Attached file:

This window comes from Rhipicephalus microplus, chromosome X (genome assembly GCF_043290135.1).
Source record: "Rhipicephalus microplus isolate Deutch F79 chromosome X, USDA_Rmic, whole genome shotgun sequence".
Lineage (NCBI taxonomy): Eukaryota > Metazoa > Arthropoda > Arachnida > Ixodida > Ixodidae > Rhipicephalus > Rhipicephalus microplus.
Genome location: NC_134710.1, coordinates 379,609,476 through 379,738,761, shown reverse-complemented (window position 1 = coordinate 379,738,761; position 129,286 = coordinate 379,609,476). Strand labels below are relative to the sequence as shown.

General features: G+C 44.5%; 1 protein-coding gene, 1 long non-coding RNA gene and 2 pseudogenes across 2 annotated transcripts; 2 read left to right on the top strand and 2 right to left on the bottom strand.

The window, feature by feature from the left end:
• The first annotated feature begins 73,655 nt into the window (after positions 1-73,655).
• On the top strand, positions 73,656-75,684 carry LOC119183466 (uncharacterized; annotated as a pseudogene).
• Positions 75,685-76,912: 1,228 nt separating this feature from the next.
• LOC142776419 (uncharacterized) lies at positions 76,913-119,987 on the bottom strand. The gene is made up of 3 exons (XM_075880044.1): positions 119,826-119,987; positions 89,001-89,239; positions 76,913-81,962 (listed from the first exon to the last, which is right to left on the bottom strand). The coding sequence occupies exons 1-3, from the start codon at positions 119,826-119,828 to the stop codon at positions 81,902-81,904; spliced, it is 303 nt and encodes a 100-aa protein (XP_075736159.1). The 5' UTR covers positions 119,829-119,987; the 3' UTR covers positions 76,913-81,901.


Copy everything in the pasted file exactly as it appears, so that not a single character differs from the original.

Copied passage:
This window comes from Rhipicephalus microplus, chromosome X (genome assembly GCF_043290135.1).
Source record: "Rhipicephalus microplus isolate Deutch F79 chromosome X, USDA_Rmic, whole genome shotgun sequence".
Lineage (NCBI taxonomy): Eukaryota > Metazoa > Arthropoda > Arachnida > Ixodida > Ixodidae > Rhipicephalus > Rhipicephalus microplus.
Genome location: NC_134710.1, coordinates 379,609,476 through 379,738,761, shown reverse-complemented (window position 1 = coordinate 379,738,761; position 129,286 = coordinate 379,609,476). Strand labels below are relative to the sequence as shown.

General features: G+C 44.5%; 1 protein-coding gene, 1 long non-coding RNA gene and 2 pseudogenes across 2 annotated transcripts; 2 read left to right on the top strand and 2 right to left on the bottom strand.

The window, feature by feature from the left end:
• The first annotated feature begins 73,655 nt into the window (after positions 1-73,655).
• On the top strand, positions 73,656-75,684 carry LOC119183466 (uncharacterized; annotated as a pseudogene).
• Positions 75,685-76,912: 1,228 nt separating this feature from the next.
• LOC142776419 (uncharacterized) lies at positions 76,913-119,987 on the bottom strand. The gene is made up of 3 exons (XM_075880044.1): positions 119,826-119,987; positions 89,001-89,239; positions 76,913-81,962 (listed from the first exon to the last, which is right to left on the bottom strand). The coding sequence occupies exons 1-3, from the start codon at positions 119,826-119,828 to the stop codon at positions 81,902-81,904; spliced, it is 303 nt and encodes a 100-aa protein (XP_075736159.1). The 5' UTR covers positions 119,829-119,987; the 3' UTR covers positions 76,913-81,901.